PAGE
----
Last Friday evening as we rolled into the driveway at the farm, I eyed the woodpile, that had been stacked a few months earlier when we cut down two dead elms. There’s an old saying, “Wood warms you twice; once when you cut it and again when you burn it.” It was a chilly evening and we were ready to enjoy the “second warming.”
Salt Fat Acid Heat
That night as we sat by the first fire of the season, slurping the turkey soup we excavated from the bottom of the freezer, Robin turned on a Netflix show she wanted me to watch: Salt Fat Acid Heat. Last year she’d given me the book by Samin Nosrat with the same title.
The 39-year-old Nosrat, an Iranian-American, has released a documentary series about the role the four ingredients play in cooking around the world. In the film, the Jame Beard winning author and former chef at Chez Panisse, takes viewers behind the scenes, where real food is prepared. The four-part episode finds the affable young chef in Italy, Japan, Mexico and back to her place of birth, California.
Follow the Aromas
During her culinary trek, Nosrat creates pasta alongside an Italian nonna, who performs the ancient task with the grace of a ballerina. Samin coos over the velvety taste of raw pork fat as a butcher deftly turns a carcass into kitchen-ready chunks of meat. In Japan, she learns to make salt from seaweed by first retrieving algae from the sea. She does it all with gusto and a reverence for what goes into bringing good food to the table.
No Martha Stewart
Nosrat calls herself a messy cook, given to goofs, as when her Japanese rice balls turned out imperfectly shaped. Then there was the time when the Persian rice she flipped onto a platter lost its edge and had to be reshaped by hand. Martha Stewart, she is not; nor Anthony Bourdain.
Instead, Nosrat reminds me of Nia Vardalos from My Big Fat Greek Wedding. Big personality, no pretense, and open to adventure and learning. She say “Wow!” a lot.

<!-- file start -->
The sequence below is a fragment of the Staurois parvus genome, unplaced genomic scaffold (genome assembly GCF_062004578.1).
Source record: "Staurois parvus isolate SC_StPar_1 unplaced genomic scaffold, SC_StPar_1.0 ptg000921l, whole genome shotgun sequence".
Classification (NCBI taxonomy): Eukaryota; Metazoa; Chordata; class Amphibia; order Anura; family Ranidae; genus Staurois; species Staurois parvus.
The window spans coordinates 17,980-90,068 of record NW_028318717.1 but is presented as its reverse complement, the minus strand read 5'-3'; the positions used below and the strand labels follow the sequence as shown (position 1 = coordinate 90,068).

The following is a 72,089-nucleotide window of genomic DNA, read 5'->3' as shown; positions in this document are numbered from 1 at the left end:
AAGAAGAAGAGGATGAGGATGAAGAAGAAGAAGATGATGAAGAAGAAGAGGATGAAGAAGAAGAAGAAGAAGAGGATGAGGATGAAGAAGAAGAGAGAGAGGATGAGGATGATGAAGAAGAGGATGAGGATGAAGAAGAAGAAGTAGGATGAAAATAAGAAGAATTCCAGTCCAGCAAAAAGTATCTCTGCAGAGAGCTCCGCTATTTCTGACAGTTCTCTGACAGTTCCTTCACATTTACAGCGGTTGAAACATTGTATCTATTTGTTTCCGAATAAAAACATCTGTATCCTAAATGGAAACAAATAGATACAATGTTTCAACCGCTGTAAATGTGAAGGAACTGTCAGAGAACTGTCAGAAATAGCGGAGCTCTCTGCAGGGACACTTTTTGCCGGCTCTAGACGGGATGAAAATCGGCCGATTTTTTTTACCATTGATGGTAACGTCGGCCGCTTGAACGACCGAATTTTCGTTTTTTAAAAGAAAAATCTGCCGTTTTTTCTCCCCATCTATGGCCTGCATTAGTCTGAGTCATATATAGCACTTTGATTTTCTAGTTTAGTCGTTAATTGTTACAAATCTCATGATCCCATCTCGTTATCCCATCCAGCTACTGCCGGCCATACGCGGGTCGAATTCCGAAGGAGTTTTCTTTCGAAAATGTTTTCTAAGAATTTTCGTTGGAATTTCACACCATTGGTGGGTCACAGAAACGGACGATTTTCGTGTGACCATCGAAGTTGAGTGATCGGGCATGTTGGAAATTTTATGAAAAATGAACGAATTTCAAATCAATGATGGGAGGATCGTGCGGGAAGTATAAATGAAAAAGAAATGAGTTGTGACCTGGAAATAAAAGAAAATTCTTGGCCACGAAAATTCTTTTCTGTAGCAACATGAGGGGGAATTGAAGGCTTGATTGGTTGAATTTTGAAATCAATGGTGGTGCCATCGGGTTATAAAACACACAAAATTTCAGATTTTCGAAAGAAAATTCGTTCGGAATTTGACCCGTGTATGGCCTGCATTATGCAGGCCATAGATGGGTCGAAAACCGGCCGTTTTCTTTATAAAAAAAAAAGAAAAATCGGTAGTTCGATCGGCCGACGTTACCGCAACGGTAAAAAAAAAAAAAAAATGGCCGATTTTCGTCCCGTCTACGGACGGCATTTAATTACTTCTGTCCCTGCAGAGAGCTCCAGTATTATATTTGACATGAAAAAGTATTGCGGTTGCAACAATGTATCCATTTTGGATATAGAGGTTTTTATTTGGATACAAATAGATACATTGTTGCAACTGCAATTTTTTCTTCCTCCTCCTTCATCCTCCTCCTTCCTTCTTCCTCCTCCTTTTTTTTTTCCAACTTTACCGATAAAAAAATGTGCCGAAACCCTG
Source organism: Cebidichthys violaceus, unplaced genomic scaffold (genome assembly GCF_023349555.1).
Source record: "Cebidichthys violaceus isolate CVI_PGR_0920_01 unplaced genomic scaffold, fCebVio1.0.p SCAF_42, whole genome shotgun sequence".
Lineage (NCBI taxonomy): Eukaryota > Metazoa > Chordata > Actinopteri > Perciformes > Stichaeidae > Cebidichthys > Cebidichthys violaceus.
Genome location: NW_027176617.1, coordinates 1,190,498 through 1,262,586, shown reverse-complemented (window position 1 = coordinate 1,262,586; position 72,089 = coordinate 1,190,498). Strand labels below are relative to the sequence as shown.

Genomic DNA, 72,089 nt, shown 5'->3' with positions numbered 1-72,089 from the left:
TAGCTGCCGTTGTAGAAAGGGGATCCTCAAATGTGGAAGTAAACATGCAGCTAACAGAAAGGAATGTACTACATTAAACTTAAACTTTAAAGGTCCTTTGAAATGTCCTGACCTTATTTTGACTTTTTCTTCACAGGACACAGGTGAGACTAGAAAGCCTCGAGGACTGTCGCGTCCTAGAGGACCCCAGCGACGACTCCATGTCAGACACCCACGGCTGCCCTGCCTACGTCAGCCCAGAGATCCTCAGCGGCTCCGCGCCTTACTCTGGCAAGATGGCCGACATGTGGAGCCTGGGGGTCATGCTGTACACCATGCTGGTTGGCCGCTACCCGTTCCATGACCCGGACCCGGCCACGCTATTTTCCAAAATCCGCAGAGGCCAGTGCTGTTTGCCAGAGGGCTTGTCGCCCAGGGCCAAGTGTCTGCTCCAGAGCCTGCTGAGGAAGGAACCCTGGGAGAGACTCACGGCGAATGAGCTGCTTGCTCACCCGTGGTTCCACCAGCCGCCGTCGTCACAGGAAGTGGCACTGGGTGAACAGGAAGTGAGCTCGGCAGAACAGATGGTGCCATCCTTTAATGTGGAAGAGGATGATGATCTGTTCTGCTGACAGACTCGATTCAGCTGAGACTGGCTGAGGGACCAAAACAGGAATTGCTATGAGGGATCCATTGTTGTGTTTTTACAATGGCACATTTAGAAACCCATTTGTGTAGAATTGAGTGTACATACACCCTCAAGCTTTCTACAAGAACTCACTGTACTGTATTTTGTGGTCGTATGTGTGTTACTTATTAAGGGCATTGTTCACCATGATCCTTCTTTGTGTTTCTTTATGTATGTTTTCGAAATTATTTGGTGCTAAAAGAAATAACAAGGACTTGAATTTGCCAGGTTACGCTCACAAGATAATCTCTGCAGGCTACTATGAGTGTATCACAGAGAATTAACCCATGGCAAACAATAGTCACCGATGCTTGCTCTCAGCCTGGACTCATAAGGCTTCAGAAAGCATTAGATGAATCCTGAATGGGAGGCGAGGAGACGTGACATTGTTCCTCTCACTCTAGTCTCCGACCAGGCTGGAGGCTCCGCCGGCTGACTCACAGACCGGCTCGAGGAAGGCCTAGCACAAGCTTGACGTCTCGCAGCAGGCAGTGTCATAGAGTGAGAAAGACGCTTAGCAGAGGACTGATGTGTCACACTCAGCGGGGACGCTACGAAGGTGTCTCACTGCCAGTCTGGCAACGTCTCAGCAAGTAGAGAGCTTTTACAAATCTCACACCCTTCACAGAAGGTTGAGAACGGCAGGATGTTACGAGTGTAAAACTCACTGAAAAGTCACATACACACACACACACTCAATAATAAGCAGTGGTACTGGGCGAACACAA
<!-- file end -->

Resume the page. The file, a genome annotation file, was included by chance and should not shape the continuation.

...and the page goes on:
The mother-daughter kitchen scenes in the film give a warm, fuzzy feeling—though I question the realism of such agreeable kitchen sessions between generations.
After an evening of inspiration from Samin and her mother, Robin and I took to the kitchen the next morning to make Italian Minestrone for our dinner guests.
As with most vegetable-based soups, there was a lot of prep work required and doubling the recipe only added to the chop time. Robin and I didn’t agree on what size to cut the vegetables, nor did we see eye to eye on when the noodles should be added. But we both agreed that Samin’s recipe for Lugarian focaccia bread would be fun to make.
Samin Nosrat: “Food is About Bringing People Together.”
Robin and I were bonding so pleasantly—despite our differences in cooking methods—that I neglected an ingredient that I usually add to vegetable soups. Before the lid goes on the soup pot, I toss in a Parmesan rind. I save my cheese rinds, following the advice of Italian cooks, who include them in soups for a flavor boost. In the end, we settled for a jolt of balsamic vinegar to the soup bowl and a sprinkle of grated Parm. Good stuff!
A hearty thanks to Samin and her mom for the kitchen inspiration. Next on our To Cook list: her focaccia bread.
Get to know more about Samin in this delightful Vogue interview.
According to Samin
“[People] may not be alike in a lot of ways, but they can connect, on some level, around a dinner table . . . especially in this moment, which is such a divisive time for humanity. If I could use this show, and use food, to bring pleasure and joy, to show you that we’re not all that different, that humans all want to eat something delicious—that’s great. And that’s something that’s literally baked into each and everyone of us.” ~Samin Nosrat